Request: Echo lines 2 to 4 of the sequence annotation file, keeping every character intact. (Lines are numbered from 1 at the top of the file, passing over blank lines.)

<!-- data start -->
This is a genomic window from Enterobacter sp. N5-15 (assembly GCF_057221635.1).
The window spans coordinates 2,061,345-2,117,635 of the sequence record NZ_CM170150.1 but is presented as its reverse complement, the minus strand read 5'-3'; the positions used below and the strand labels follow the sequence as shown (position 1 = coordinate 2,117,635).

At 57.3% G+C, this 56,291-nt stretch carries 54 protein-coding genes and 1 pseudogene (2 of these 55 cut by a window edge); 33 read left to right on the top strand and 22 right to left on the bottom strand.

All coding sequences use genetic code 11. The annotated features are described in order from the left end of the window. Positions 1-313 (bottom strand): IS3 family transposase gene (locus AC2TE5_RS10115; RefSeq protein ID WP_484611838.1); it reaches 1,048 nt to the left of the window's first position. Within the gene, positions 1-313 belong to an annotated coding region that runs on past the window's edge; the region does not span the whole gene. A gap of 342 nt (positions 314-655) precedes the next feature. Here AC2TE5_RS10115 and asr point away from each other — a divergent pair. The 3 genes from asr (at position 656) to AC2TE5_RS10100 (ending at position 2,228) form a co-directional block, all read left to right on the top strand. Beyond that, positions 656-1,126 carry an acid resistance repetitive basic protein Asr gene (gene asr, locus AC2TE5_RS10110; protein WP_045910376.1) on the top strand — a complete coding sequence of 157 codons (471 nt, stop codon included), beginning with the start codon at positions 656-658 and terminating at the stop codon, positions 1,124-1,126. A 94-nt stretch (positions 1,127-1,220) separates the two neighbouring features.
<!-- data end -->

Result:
The window spans coordinates 2,061,345-2,117,635 of the sequence record NZ_CM170150.1 but is presented as its reverse complement, the minus strand read 5'-3'; the positions used below and the strand labels follow the sequence as shown (position 1 = coordinate 2,117,635).

At 57.3% G+C, this 56,291-nt stretch carries 54 protein-coding genes and 1 pseudogene (2 of these 55 cut by a window edge); 33 read left to right on the top strand and 22 right to left on the bottom strand.

All coding sequences use genetic code 11. The annotated features are described in order from the left end of the window. Positions 1-313 (bottom strand): IS3 family transposase gene (locus AC2TE5_RS10115; RefSeq protein ID WP_484611838.1); it reaches 1,048 nt to the left of the window's first position. Within the gene, positions 1-313 belong to an annotated coding region that runs on past the window's edge; the region does not span the whole gene. A gap of 342 nt (positions 314-655) precedes the next feature. Here AC2TE5_RS10115 and asr point away from each other — a divergent pair. The 3 genes from asr (at position 656) to AC2TE5_RS10100 (ending at position 2,228) form a co-directional block, all read left to right on the top strand. Beyond that, positions 656-1,126 carry an acid resistance repetitive basic protein Asr gene (gene asr, locus AC2TE5_RS10110; protein WP_045910376.1) on the top strand — a complete coding sequence of 157 codons (471 nt, stop codon included), beginning with the start codon at positions 656-658 and terminating at the stop codon, positions 1,124-1,126. A 94-nt stretch (positions 1,127-1,220) separates the two neighbouring features.